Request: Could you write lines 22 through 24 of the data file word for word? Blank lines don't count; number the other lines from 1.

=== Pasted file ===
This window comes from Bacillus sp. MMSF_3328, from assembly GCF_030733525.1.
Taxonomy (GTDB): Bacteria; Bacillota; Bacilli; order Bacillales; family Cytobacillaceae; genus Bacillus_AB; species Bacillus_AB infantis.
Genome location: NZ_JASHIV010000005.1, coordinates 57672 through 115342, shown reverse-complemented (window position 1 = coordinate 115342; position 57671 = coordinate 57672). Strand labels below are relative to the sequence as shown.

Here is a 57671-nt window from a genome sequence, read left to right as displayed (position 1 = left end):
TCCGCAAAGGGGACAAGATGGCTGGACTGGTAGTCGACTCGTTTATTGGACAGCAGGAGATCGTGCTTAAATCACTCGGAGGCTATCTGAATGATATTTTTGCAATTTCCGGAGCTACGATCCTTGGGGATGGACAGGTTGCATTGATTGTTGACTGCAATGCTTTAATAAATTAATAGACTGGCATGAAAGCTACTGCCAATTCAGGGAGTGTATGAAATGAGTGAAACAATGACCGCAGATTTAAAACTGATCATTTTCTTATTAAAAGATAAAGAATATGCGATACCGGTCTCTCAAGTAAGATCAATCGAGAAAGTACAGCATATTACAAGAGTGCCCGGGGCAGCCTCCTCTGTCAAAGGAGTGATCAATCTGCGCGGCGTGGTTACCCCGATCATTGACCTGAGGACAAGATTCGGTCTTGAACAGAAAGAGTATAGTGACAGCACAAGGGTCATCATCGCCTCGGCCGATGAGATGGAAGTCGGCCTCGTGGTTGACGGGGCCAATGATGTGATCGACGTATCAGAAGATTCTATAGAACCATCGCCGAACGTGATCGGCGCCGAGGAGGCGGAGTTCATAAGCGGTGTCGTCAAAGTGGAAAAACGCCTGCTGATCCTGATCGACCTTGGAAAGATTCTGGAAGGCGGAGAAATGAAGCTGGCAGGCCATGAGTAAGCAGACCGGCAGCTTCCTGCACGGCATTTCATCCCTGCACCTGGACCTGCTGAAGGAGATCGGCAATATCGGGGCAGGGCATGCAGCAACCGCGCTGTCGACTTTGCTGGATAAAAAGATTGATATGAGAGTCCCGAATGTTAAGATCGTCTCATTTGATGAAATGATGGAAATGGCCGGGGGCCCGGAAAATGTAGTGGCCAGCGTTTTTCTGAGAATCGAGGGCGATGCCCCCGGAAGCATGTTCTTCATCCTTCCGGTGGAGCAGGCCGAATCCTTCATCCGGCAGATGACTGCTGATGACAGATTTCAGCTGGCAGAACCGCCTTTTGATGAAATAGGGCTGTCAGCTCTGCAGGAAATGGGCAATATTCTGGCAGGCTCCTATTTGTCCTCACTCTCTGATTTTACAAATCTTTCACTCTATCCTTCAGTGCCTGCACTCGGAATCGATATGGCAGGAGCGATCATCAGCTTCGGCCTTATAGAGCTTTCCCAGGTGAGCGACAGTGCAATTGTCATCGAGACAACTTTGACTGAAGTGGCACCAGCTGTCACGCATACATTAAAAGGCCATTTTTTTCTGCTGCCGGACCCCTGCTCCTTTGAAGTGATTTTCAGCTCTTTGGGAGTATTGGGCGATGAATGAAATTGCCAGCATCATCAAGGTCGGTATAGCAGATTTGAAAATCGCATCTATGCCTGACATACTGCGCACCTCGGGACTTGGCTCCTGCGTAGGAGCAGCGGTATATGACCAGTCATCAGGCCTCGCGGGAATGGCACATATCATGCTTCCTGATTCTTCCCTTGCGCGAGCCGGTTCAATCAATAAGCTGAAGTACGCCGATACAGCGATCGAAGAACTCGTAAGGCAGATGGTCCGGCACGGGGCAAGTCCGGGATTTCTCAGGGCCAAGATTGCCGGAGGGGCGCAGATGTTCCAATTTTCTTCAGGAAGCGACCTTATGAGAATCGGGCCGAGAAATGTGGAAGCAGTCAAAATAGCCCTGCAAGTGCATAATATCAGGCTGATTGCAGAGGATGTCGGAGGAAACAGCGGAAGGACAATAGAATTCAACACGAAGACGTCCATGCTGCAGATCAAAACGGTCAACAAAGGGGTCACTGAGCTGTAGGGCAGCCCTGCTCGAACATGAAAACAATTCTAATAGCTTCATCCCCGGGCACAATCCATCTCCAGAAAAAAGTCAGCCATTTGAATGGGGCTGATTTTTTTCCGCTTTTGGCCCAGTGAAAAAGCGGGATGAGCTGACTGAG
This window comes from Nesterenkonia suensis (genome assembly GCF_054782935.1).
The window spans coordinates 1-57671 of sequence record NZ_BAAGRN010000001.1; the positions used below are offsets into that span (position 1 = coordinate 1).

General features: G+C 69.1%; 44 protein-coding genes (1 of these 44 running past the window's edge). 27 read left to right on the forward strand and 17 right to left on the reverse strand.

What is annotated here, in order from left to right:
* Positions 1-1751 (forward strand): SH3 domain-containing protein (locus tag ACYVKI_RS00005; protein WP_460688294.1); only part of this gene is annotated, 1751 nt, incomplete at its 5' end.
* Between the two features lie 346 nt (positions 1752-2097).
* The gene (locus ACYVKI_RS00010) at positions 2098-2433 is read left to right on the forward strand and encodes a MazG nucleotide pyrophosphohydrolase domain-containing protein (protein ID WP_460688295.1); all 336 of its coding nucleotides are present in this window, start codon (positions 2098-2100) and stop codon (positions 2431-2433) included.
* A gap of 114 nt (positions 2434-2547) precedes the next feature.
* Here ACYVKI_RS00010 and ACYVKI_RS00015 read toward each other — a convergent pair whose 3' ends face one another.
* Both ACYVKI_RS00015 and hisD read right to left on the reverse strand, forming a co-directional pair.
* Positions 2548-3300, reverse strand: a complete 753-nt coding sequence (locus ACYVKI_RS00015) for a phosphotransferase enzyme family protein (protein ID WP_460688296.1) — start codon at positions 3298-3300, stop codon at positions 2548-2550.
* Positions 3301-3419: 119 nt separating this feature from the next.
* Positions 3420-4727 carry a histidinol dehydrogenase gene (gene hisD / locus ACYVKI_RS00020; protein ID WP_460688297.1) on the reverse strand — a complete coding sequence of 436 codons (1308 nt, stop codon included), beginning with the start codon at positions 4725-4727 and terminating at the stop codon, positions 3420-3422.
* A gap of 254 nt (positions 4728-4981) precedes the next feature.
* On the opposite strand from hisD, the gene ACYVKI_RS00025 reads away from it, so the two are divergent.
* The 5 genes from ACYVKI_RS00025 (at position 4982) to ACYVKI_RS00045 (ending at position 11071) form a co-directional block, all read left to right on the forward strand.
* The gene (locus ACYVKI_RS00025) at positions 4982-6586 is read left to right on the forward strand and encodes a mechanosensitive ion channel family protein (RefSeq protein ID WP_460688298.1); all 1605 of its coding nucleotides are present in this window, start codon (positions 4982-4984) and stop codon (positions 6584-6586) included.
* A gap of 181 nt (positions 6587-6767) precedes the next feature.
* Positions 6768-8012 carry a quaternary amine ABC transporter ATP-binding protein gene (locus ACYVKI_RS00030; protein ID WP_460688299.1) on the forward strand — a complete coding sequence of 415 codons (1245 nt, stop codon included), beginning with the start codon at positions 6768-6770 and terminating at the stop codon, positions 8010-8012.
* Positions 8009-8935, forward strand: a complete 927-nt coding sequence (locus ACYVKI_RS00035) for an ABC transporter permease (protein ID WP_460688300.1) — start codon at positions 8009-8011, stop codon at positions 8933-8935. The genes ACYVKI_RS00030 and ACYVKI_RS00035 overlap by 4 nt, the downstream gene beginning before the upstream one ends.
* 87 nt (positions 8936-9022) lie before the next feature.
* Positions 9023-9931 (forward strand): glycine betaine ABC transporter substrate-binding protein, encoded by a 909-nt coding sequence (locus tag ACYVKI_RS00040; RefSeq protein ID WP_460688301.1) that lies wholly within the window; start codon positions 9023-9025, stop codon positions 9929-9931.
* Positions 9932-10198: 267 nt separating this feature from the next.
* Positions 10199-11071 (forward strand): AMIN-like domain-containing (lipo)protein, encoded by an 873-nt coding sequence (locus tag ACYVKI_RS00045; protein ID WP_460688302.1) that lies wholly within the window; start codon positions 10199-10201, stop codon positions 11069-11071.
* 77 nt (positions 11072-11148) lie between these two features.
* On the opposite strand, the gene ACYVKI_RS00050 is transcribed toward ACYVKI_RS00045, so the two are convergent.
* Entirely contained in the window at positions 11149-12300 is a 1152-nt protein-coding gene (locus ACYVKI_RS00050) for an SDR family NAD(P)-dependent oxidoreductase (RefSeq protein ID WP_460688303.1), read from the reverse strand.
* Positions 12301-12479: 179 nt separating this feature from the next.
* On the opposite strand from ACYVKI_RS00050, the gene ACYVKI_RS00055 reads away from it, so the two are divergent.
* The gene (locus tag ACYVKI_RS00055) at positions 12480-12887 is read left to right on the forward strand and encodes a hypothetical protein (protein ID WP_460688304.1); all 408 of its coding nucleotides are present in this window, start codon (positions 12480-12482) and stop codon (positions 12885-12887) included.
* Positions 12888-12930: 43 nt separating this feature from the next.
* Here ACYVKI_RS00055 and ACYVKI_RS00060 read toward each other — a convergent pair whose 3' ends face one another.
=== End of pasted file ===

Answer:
* The gene (locus ACYVKI_RS00025) at positions 4982-6586 is read left to right on the forward strand and encodes a mechanosensitive ion channel family protein (RefSeq protein ID WP_460688298.1); all 1605 of its coding nucleotides are present in this window, start codon (positions 4982-4984) and stop codon (positions 6584-6586) included.
* A gap of 181 nt (positions 6587-6767) precedes the next feature.
* Positions 6768-8012 carry a quaternary amine ABC transporter ATP-binding protein gene (locus ACYVKI_RS00030; protein ID WP_460688299.1) on the forward strand — a complete coding sequence of 415 codons (1245 nt, stop codon included), beginning with the start codon at positions 6768-6770 and terminating at the stop codon, positions 8010-8012.